Using Zinc Finger Nucleases for Targeted Genome Modification in the Zebrafish
- Author(s): McCammon, Jasmine Mali
- Advisor(s): Amacher, Sharon L
- et al.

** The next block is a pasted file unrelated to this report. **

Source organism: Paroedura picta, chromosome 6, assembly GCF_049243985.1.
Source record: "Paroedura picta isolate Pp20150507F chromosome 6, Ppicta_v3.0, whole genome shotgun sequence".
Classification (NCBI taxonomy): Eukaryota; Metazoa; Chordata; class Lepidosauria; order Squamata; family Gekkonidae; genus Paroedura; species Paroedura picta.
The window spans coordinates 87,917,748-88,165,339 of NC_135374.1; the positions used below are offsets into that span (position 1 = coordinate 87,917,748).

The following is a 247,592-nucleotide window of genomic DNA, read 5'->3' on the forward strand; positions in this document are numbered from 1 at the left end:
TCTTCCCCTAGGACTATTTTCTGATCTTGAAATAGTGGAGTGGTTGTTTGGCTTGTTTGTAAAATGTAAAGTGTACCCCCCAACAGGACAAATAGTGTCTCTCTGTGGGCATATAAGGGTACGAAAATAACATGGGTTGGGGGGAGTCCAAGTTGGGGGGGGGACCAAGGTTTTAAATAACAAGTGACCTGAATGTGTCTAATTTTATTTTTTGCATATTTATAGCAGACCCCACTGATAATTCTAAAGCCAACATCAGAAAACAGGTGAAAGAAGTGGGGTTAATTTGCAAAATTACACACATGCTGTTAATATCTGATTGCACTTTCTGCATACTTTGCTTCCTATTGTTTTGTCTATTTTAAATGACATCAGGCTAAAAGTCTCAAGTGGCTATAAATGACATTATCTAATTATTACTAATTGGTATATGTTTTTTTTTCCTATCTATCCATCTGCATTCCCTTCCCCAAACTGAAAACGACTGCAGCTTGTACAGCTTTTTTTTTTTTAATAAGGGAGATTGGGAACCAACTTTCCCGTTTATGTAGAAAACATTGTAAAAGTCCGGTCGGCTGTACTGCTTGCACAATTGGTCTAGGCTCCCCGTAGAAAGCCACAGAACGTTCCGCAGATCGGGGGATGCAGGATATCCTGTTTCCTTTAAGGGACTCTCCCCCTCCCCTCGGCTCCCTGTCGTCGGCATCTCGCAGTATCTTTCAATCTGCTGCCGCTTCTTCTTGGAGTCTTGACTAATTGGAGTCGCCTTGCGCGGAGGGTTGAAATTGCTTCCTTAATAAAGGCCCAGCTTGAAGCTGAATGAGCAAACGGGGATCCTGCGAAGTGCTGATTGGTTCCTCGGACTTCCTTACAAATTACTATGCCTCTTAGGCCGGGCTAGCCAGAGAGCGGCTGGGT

Over the last several decades, the zebrafish has been developed into a powerful laboratory model organism. There is a burgeoning wealth of reverse genetic tools and conditional expression systems available to zebrafish researchers, although some of them have certain weaknesses and others are still not developed to their full potential. Because a reliable embryonic stem cell system has yet to be established, targeted knockouts and more subtle manipulations at endogenous loci have not been achieved in the zebrafish. To address this issue, I turned to zinc finger nucleases (ZFNs), which have been used for such manipulations in other systems. ZFNs are a chimeric fusion between zinc finger proteins (ZFPs), which can be engineered and designed to recognize specific DNA sequences, and the non-specific cleavage domain of the FokI endonuclease. Once the ZFPs bind to the targeted position, FokI will cleave the sequence and create a double strand break (DSB). The cell has two major pathways to repair DSBs: non-homologous end joining (NHEJ) and homology directed repair (HDR). In NHEJ, broken DNA ends are often misaligned, which leads to the incorporation of small insertions and deletions. HDR uses a homologous template to direct repair of the DSB. An exogenously supplied template, with significant regions of homology flanking the DSB, can also be used to direct repair and to "trick" the cell into incorporating novel sequence elements into endogenous loci. Both of these DSB repair pathways confer different ZFN-induced modifications: NHEJ for targeted mutagenesis, and HDR for a variety of manipulations including knock-ins and creation of conditional alleles. I have shown by proof-of-principle that ZFNs can be used efficiently for generating targeted knockouts in somatic cells and in the germline in zebrafish. Because there is a strong bias for DSB repair pathway choice in the zebrafish, ZFN-mediated HDR has proven to be a more challenging task. I have shown evidence of HDR working in the soma, and continue to screen for events in the germline, which is a much smaller population of cells.